This pattern occurs with the faster up-convolution from the FCRN model (Laina et al., 2016).

```# Before the concat_to_pixel_shuffle pass.
input(N, C, H, W) -------------------
|
v
input(N, C, H, W) -----> concat(axis=2, interleave=True) -----> concat(axis=3, interleave=True) ----> output
^
|
input(N, C, H, W) -----> concat(axis=2, interleave=True) --------------------
|                       ^
|                       |
input(N, C, H, W) -------------------

# After the concat_to_pixel_shuffle pass.
input(N, C, H, W) ---------------
|
v
input(N, C, H, W) -----> concat(axis=1, interleave=True) -----> pixel_shuffle(upscale_factor=2) ----> output
^
|
input(N, C, H, W) --------------|
|
|
input(N, C, H, W) ---------------
```
class coremltools.converters.mil.mil.passes.defs.optimize_tensor_operation.detect_concat_interleave[source]

Detect the pattern `concat-->reshape--->transpose--->reshape`, where `concat` is along the channel axis `(axis=-3)`, and map this pattern to the `concat` with `interleave` op.

This pattern occurs, for example, in the `shufflenet` model in `torchvision`.

```Given:
%3 = concat(%1.a, %1.b, ..., axis=-3, interleave=False) #shape = (B, n*C, H, W)
%4 = reshape(%3) #shape = (B, n, C, H, W)
%5 = transpose(%4, perm=[0, 2, 1, 3, 4]) # shape = (B, C, n, H, W)
%6 = reshape(%5) # shape = (B, C*n, H, W)

Result:
%6 = concat(%1.a, %1.b, ..., axis=-3, interleave=True)
```
class coremltools.converters.mil.mil.passes.defs.optimize_tensor_operation.expand_high_rank_reshape_and_transpose[source]

Detect the pattern `reshape_1-->transpose-->reshape_2`, where `reshape_1` has a output tensor with rank >= 6, and the reshape_2 produces a tensor with rank <= 5.

In general, we can expand this pattern into a sequence of rank 4 `reshape` and `transpose` ops, which is supported by Core ML runtime.

```Given:
%1 = reshape(%x, shape=(d1, d2, d3, d4, ..., dn))
%2 = transpose(%1, perm=(p1, p2, ..., pn))
%3 = reshape(%2, shape=(o1, o2, o3, o4, o5))

Result:
%t1 = reshape(%x, shape=(y11, y12, y13, y14))
%h1 = transpose(%t1, perm=[0, 2, 1, 3])
%t2 = reshape(%h1, shape=(y21, y22, y23, 214))
%h2 = transpose(%t2, perm=[0, 2, 1, 3])
....
%hn = transpose(%tn, perm=[0, 2, 1, 3])
%3 = reshape(%hn, shape=(o1, o2, o3, o4, o5))
```
class coremltools.converters.mil.mil.passes.defs.optimize_tensor_operation.fuse_onehot_matmul_to_gather[source]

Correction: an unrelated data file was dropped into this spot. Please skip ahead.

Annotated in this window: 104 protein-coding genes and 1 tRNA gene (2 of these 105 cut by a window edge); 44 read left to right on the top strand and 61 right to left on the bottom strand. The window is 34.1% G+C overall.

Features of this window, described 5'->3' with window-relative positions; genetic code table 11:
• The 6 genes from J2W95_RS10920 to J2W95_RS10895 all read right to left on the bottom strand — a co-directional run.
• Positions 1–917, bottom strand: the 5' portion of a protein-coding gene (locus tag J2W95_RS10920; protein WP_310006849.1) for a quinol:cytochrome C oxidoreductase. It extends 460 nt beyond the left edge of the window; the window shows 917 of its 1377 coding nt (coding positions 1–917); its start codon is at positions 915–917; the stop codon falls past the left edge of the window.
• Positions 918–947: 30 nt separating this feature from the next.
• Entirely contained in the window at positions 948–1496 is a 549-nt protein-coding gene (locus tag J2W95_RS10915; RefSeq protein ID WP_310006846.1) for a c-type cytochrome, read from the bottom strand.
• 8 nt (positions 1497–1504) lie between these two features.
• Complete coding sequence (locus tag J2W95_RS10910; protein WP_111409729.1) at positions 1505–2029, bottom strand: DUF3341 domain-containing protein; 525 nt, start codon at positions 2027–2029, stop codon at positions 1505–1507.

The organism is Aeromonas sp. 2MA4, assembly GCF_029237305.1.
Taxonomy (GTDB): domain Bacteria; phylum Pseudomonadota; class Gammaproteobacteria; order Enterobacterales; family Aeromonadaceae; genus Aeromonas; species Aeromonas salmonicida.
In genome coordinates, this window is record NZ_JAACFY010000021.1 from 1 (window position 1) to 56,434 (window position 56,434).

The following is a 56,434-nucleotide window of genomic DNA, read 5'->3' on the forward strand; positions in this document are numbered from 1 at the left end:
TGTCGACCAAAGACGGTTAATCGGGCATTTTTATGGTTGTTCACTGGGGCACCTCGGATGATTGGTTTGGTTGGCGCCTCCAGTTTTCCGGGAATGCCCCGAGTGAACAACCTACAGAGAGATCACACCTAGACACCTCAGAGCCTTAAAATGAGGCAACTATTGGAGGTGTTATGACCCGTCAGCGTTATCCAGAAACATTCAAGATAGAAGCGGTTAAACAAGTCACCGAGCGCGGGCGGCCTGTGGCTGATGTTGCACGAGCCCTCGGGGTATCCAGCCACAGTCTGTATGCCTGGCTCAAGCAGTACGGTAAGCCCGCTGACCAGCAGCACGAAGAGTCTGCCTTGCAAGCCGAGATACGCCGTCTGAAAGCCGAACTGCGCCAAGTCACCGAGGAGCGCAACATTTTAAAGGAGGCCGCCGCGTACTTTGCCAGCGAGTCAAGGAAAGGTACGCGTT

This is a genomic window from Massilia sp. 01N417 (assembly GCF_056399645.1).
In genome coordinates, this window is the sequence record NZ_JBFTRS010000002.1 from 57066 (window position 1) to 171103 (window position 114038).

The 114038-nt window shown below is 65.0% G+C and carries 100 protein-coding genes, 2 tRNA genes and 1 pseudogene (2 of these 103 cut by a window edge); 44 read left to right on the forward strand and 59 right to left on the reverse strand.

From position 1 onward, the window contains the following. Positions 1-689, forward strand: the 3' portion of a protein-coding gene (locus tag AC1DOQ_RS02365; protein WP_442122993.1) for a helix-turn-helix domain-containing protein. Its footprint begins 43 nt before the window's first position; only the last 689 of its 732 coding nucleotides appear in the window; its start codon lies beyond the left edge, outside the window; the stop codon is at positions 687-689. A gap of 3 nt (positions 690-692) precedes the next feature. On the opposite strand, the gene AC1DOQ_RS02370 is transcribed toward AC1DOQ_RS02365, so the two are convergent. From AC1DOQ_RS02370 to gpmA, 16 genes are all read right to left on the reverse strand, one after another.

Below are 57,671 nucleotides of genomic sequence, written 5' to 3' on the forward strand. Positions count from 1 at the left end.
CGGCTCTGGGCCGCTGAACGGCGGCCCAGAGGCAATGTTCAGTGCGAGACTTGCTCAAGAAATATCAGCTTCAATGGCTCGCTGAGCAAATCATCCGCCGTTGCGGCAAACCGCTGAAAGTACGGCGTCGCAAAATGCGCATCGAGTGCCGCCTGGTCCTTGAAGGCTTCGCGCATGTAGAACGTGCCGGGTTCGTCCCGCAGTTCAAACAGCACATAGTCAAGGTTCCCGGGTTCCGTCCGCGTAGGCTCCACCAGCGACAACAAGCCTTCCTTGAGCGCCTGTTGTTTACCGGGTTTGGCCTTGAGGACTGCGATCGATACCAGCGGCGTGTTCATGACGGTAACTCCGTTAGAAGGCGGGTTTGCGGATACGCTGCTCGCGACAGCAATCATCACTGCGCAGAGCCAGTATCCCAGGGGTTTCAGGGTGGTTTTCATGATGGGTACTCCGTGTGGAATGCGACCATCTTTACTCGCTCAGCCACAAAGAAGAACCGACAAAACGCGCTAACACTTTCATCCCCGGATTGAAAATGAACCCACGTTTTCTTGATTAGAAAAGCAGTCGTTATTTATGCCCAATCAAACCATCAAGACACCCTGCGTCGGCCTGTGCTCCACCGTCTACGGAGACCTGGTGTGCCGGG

Detect if `onehot (axis=-1, on_value=1, off_value=0)` is followed by a `matmul` op (no bias). If so, they can be replaced by a `gather` op.

```Input:
%2 = one_hot(%1, on_value=1, off_value=0, axis=-1)
%3 = const() # rank 2
%4  = matmul(%2, %3)

Output:
%4 = gather(%3, %2, axis=0)
```
class coremltools.converters.mil.mil.passes.defs.optimize_tensor_operation.replace_stack_reshape[source]

A stack followed by a reshape layer can be replaced by a `concat` if the reshape simply removes the new axis and doubles the size of one of the axes next to it.

If the new axis is reshaped to the “right” (that is, the axis just after it is doubled), then we can use a `concat`. If it is reshaped to the “left” (the axis just before it is doubled), then the `concat` needs to set the `interleaved` flag.

Examples:

```Given:
%1 = tensor(1, 5, 3, 4)
%2 = tensor(1, 5, 3, 4)
%3 = stack((%1,%2), axis=2) # shape = (1, 5, 2, 3, 4)
%4 = reshape(%3, shape=[1, 10, 3, 4])

Result:
%1 = tensor(1, 5, 3, 4)
%2 = tensor(1, 5, 3, 4)
%4 = concat((%1,%2), axis=1, interleave=True) # shape = (1, 10, 3, 4)

Given:
%1 = tensor(1, 5, 3, 4)
%2 = tensor(1, 5, 3, 4)
%3 = stack((%1, %2), axis=1) # shape = (1, 2, 5, 3, 4)
%4 = reshape(%3, shape=[1, 10, 3, 4])

Result:
%1 = tensor(1, 5, 3, 4)
%2 = tensor(1, 5, 3, 4)
%4 = concat((%1, %2), axis = 1) # shape = (1, 10, 3, 4)
```

Identify a reflection padding layer composed out of slices and concats.

```Input graph:

------------------------------------------------------------------------------------- |
|                                                                                     v
input(1, 2, 6, 8) ------> slice_by_index(begin=[0, 0, 0, 1], end=[0, 0, 0, 2]) -----> concat(axis=3) ---> out(1, 2, 6, 10)
|                                                                                     ^
----------------> slice_by_index(begin=[0, 0, 0, -2], end=[0, 0, 0, -1]) -------------|

Output graph:

input(1, 2, 6, 8) -----0> pad(mode=reflect, size=[0, 0, 1, 1]) -----> out(1, 2, 6, 10)
```

## preprocess

class coremltools.converters.mil.mil.passes.defs.preprocess.image_input_preprocess[source]

Plug in to `transpose` image input in NHWC format to NCHW format.

1. Check whether there are any inputs that the users specify as ImageType.

2. Check the channel’s dimension for all inputs that are ImageType.

1. `channel_first == True` We do not modify this input, since `channel_first` is the intended behaviour for feeding images for optimal performance.

2. `channel_first == False` We convert the input into a “channel_first” input, and plug in a `transpose` for the input to maintain the remaining graph’s dimensionality.

class coremltools.converters.mil.mil.passes.defs.preprocess.sanitize_input_output_names[source]

Sanitize the names of model input and output vars to make sure that they are of the format as described in the NameSanitizer class; that is, of the format `[a-zA-Z_][a-zA-Z0-9_]*`.

class coremltools.converters.mil.mil.passes.defs.preprocess.update_output_dtypes[source]

Update the dtypes of output vars of the main block to match the dtypes provided in `prog.main_output_types`, which in turn is populated by the `outputs` argument provided by the user in the `coremltools.convert()` API. This graph pass assumes that the list of outputs in `prog.main_output_types` (if not `None`), are in the same order as the output vars.

## quantization

For each input of dtype float32, inject a `cast` op to change it to float16 dtype.
For each output of dtype float16, inject a `cast` op to change it back to float32.
• `skip_ops_by_type`: Skip op types specified by comma-separated string; for example, `"mul,const"`.